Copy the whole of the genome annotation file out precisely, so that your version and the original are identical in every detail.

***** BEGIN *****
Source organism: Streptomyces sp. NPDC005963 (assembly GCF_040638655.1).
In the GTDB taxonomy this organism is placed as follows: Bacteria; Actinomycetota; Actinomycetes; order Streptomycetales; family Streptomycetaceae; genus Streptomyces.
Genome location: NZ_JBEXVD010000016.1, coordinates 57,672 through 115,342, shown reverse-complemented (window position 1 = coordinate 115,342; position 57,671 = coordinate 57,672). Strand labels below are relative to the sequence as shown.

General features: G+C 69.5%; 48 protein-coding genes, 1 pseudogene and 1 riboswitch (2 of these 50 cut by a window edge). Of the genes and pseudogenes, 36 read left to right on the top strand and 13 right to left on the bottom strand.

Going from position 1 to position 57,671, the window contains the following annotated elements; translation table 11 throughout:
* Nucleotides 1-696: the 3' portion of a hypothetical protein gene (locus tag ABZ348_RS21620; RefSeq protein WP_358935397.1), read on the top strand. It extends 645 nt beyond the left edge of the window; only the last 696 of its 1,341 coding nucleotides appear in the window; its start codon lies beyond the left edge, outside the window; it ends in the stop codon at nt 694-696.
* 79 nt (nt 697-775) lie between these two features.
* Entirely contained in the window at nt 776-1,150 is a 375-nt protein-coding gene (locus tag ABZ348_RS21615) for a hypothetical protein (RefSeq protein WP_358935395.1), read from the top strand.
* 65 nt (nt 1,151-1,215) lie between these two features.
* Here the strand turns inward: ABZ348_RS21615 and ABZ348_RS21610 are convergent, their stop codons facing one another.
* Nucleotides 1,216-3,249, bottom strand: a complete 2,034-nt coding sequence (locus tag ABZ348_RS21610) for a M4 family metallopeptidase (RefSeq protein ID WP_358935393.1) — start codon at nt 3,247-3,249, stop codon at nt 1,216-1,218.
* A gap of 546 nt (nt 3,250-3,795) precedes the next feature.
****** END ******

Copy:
Source organism: Streptomyces sp. NPDC005963 (assembly GCF_040638655.1).
In the GTDB taxonomy this organism is placed as follows: Bacteria; Actinomycetota; Actinomycetes; order Streptomycetales; family Streptomycetaceae; genus Streptomyces.
Genome location: NZ_JBEXVD010000016.1, coordinates 57,672 through 115,342, shown reverse-complemented (window position 1 = coordinate 115,342; position 57,671 = coordinate 57,672). Strand labels below are relative to the sequence as shown.

General features: G+C 69.5%; 48 protein-coding genes, 1 pseudogene and 1 riboswitch (2 of these 50 cut by a window edge). Of the genes and pseudogenes, 36 read left to right on the top strand and 13 right to left on the bottom strand.

Going from position 1 to position 57,671, the window contains the following annotated elements; translation table 11 throughout:
* Nucleotides 1-696: the 3' portion of a hypothetical protein gene (locus tag ABZ348_RS21620; RefSeq protein WP_358935397.1), read on the top strand. It extends 645 nt beyond the left edge of the window; only the last 696 of its 1,341 coding nucleotides appear in the window; its start codon lies beyond the left edge, outside the window; it ends in the stop codon at nt 694-696.
* 79 nt (nt 697-775) lie between these two features.
* Entirely contained in the window at nt 776-1,150 is a 375-nt protein-coding gene (locus tag ABZ348_RS21615) for a hypothetical protein (RefSeq protein WP_358935395.1), read from the top strand.
* 65 nt (nt 1,151-1,215) lie between these two features.
* Here the strand turns inward: ABZ348_RS21615 and ABZ348_RS21610 are convergent, their stop codons facing one another.
* Nucleotides 1,216-3,249, bottom strand: a complete 2,034-nt coding sequence (locus tag ABZ348_RS21610) for a M4 family metallopeptidase (RefSeq protein ID WP_358935393.1) — start codon at nt 3,247-3,249, stop codon at nt 1,216-1,218.
* A gap of 546 nt (nt 3,250-3,795) precedes the next feature.